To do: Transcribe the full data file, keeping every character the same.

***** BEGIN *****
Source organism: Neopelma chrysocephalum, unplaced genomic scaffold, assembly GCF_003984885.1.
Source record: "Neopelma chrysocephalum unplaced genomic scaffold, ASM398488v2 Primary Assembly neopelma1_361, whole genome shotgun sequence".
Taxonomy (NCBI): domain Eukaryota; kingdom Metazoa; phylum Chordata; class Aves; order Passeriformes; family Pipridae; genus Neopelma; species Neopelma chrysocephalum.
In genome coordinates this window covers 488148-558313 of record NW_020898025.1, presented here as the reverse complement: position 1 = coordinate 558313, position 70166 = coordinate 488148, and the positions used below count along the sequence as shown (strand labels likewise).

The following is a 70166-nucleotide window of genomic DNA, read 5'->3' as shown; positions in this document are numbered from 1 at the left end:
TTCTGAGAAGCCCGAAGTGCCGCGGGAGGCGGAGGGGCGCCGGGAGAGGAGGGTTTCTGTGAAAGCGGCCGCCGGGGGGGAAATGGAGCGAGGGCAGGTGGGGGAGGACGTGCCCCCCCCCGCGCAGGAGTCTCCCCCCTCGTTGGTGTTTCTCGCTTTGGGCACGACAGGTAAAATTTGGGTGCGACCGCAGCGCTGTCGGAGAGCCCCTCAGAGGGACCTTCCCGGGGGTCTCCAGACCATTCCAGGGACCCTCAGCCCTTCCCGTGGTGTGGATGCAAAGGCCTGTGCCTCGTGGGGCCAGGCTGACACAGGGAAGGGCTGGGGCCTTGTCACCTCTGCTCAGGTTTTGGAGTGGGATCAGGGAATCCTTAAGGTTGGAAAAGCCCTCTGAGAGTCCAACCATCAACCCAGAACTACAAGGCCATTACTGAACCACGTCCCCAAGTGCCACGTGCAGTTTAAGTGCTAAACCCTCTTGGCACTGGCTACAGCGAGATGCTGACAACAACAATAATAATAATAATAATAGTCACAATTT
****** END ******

Source organism: Neopelma chrysocephalum, unplaced genomic scaffold, assembly GCF_003984885.1.
Source record: "Neopelma chrysocephalum unplaced genomic scaffold, ASM398488v2 Primary Assembly neopelma1_361, whole genome shotgun sequence".
Taxonomy (NCBI): domain Eukaryota; kingdom Metazoa; phylum Chordata; class Aves; order Passeriformes; family Pipridae; genus Neopelma; species Neopelma chrysocephalum.
In genome coordinates this window covers 488148-558313 of record NW_020898025.1, presented here as the reverse complement: position 1 = coordinate 558313, position 70166 = coordinate 488148, and the positions used below count along the sequence as shown (strand labels likewise).

The following is a 70166-nucleotide window of genomic DNA, read 5'->3' as shown; positions in this document are numbered from 1 at the left end:
TTCTGAGAAGCCCGAAGTGCCGCGGGAGGCGGAGGGGCGCCGGGAGAGGAGGGTTTCTGTGAAAGCGGCCGCCGGGGGGGAAATGGAGCGAGGGCAGGTGGGGGAGGACGTGCCCCCCCCCGCGCAGGAGTCTCCCCCCTCGTTGGTGTTTCTCGCTTTGGGCACGACAGGTAAAATTTGGGTGCGACCGCAGCGCTGTCGGAGAGCCCCTCAGAGGGACCTTCCCGGGGGTCTCCAGACCATTCCAGGGACCCTCAGCCCTTCCCGTGGTGTGGATGCAAAGGCCTGTGCCTCGTGGGGCCAGGCTGACACAGGGAAGGGCTGGGGCCTTGTCACCTCTGCTCAGGTTTTGGAGTGGGATCAGGGAATCCTTAAGGTTGGAAAAGCCCTCTGAGAGTCCAACCATCAACCCAGAACTACAAGGCCATTACTGAACCACGTCCCCAAGTGCCACGTGCAGTTTAAGTGCTAAACCCTCTTGGCACTGGCTACAGCGAGATGCTGACAACAACAATAATAATAATAATAATAGTCACAATTT